Holly Bourne Q&A

Writer Holly Bourne on her new book The Places I’ve Cried in Public, the challenges faced by young people today and how she likes to empower them

Your new book The Places I’ve Cried in Public (due out on 3 October) depicts the girls we have all seen, or been ourselves, silently crying with their face against a bus window, or wiping a tear away in a crowded classroom. Was Amelie’s experience of heartbreak inspired by a real-life story?
The book is not autobiographical but I did get the idea for it while crying in public. Platform 13 of Clapham Junction train station to be precise. I’d been having quite a time of it and ended up stranded there due to train strikes for an hour and a half and just totally and utterly lost it. I’d wanted to tell a story about toxic love for quite a while but was struggling with how to frame it. But on that very cold, snotty, platform – the idea of linking it to crying in public came to me and cheered me right up.

And do we put too much hope in romantic love as the recipe for happiness?
I think there are so many different types of love and we do tend to focus on romantic love as the big win. We can often not notice all the other ways we are loved, by our family and friends and pets, and, hopefully, ultimately, by ourselves. With that said however, humans are built for attachment and romantic love is a hugely powerful force. I don’t think we should judge ourselves, or others, for focusing on it so much. When love’s done right it can be one of the best bits of the human experience. When it’s done wrong, however, it’s one of the worst. Which is what I wanted to explore in this book.

Do you think that young people – broadly speaking those aged 12 to 25 ¬- these days are under more pressure than their parents’ generation were? And where do you think that pressure comes from?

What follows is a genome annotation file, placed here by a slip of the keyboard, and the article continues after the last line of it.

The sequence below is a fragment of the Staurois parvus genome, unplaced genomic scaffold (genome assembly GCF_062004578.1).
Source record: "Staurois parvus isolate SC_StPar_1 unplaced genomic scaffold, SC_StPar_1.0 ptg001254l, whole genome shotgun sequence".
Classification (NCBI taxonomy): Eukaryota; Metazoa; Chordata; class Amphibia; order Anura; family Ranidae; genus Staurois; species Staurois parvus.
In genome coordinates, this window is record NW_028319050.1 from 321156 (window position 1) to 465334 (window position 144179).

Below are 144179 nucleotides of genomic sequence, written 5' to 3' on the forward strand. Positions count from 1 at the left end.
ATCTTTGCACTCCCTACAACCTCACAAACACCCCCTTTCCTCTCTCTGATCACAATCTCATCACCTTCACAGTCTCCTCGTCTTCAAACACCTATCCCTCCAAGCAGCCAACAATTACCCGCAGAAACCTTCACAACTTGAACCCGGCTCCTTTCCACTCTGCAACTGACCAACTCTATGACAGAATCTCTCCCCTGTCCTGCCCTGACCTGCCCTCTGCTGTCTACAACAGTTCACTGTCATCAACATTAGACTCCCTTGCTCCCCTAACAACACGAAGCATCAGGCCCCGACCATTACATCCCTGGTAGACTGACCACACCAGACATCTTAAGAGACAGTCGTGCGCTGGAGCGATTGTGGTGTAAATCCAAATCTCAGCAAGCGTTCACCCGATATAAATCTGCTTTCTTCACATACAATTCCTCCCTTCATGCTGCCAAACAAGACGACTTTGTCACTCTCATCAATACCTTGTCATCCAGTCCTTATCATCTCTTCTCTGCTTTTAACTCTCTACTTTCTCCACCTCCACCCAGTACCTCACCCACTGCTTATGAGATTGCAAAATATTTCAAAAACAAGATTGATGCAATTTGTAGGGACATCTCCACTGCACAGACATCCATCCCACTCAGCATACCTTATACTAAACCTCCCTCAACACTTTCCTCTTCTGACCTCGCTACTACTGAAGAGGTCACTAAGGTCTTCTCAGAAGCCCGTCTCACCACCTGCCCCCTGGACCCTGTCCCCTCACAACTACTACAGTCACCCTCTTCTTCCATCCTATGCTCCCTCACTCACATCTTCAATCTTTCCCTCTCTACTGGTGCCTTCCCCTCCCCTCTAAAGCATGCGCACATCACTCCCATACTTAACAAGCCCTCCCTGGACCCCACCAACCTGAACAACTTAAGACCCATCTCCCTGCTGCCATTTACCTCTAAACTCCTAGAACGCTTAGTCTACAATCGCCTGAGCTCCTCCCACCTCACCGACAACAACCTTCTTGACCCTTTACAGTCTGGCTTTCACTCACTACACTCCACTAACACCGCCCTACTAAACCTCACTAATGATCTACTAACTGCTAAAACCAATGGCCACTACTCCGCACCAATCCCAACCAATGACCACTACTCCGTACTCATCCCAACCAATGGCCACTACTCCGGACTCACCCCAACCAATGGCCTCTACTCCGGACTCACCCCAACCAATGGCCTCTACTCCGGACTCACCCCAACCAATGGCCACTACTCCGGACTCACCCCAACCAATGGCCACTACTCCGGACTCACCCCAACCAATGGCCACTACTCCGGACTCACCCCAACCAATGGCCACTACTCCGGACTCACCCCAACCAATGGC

I do think there are a lot of ‘evergreen’ pressures facing young people that our parents faced – puberty, exam pressure, poverty, friendship issues, bullying, love problems, mental illness etc. Lots of things aren’t new and the pain of these evergreen issues are often marginalised which is unhelpful. The two new issues that I see hitting young people are particularly,
a)How all these evergreen problems are exacerbated through social media and the internet, and, b) The huge concern of climate change.

You have said that people are their own worst critics – how would you advise we try to silence that harsh inner voice?
I’m a big advocate of compassion-focused therapy, which I touch on in my novel Are We All Lemmings And Snowflakes? It’s about being brave enough to examine what happened to you that has created these harsh inner critics, and then learning how to being kinder to yourself about the unhelpful coping strategies you’ve developed as a result. There’s a really great website called The Compassionate Mind which offers a range of practical exercises you can do to strengthen your inner compassionate voice. And, if that voice is relentless and too loud and you’re really struggling with your mental health – do go speak to your GP, or phone the SANE helpline for advice.

Your books tackle the sort of issues that many people face in their own lives, such as fitting in and making friends, falling in love with the wrong person, anxiety and mental illness.